Becoming the executor of a friend or relative’s will is both an honour and a responsibility, says James Hender, Partner at Saffery Champness
If you have ever visited Edinburgh, you will probably have seen the statue of the dog, Greyfriars Bobby, who stood guard at his master’s graveside for 14 years. He’s a symbol of devotion to loved ones who have passed away.
While the role of an executor does not incur quite the same commitment, it can be a daunting idea. By accepting the role, you are agreeing to take on the responsibility for the estate, including the legal and financial obligations, as well as carrying out the deceased’s wishes as specified in their will.
Once you are appointed, you’ll need to make an application for probate, which registers the will with the court and gives the executors the legal right to administer the estate. It must be granted before the bank accounts can be accessed and any assets sold or distributed. Before the application can be made, the following will need to be done:
Once probate has been granted, you will have access to the deceased’s bank accounts and assets. You must then pay any outstanding debts of the estate and other expenses, such as probate fees and funeral costs. In some cases, it may be necessary to sell assets to do this.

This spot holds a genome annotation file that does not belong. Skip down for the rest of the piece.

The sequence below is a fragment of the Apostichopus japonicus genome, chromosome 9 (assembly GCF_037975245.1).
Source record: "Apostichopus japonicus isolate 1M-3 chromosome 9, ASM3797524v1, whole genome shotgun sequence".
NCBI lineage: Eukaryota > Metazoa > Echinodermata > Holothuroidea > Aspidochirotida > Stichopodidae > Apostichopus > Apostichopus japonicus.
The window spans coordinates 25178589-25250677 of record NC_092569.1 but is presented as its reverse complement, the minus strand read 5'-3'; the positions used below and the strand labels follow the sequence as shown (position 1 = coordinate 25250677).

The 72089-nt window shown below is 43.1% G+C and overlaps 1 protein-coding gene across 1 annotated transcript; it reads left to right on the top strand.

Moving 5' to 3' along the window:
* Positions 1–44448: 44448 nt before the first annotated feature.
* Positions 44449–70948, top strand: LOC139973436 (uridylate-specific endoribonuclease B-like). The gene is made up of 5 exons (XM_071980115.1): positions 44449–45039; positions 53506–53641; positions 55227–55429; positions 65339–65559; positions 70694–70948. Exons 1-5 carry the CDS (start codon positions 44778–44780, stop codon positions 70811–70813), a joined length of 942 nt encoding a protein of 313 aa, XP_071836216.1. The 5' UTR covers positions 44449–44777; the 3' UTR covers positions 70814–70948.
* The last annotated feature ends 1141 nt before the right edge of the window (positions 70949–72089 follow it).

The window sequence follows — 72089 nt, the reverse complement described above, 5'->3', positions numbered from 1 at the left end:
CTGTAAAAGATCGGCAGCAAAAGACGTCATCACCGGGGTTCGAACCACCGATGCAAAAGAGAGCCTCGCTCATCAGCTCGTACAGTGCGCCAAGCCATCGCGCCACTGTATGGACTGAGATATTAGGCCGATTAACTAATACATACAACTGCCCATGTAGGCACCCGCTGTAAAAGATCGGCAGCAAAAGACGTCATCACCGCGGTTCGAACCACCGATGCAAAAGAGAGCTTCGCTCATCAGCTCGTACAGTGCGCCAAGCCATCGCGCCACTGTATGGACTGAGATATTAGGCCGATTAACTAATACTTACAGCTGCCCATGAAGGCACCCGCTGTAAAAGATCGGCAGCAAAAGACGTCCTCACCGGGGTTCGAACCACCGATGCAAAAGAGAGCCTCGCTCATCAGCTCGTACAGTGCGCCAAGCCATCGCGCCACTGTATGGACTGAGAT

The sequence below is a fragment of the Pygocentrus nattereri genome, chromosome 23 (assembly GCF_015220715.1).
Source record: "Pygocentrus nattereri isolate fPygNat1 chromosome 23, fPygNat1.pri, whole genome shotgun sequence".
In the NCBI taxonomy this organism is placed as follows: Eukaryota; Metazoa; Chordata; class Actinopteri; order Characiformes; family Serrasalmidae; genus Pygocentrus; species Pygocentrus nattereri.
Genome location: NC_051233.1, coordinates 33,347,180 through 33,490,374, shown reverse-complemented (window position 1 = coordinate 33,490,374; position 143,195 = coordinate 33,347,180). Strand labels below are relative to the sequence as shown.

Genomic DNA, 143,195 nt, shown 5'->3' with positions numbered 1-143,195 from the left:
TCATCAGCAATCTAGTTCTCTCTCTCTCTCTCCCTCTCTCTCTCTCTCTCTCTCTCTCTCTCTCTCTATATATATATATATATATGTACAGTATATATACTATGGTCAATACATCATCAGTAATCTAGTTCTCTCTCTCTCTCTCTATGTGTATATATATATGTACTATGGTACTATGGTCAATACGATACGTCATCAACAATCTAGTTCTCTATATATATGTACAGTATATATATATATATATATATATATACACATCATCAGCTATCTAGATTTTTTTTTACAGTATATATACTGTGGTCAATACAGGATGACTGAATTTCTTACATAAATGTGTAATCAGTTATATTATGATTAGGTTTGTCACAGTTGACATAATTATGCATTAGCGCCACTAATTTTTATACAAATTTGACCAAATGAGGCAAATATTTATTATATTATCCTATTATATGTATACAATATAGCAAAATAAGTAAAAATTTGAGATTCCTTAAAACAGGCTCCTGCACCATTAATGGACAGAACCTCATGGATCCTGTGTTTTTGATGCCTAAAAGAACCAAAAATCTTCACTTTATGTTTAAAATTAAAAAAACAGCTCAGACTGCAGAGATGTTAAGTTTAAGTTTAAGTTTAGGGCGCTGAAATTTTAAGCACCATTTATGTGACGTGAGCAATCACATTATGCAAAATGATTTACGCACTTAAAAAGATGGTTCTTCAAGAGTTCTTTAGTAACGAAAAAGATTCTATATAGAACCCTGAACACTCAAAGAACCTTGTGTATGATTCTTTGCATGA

The sale of assets by the executors is a disposal for capital gains tax (CGT) purposes. If any gains arise on the sale of assets or any income is received after the date of death a tax return may be required for each year that the estate is in administration.
The administration period of an estate ends when all of the assets and liabilities have been established, at which point the final distributions can be made to the beneficiaries.
Accounts should be prepared for the administration period, which will enable you to calculate the residuary estate and the distributions due. If the estate is insolvent (if the deceased owed more than the assets held), there is a strict order in which the liabilities should be paid. If this is the case, some creditors may not be paid in full and the beneficiaries may not receive anything.
Being an executor can be daunting, but with the right professional guidance it can be easier than you may fear.
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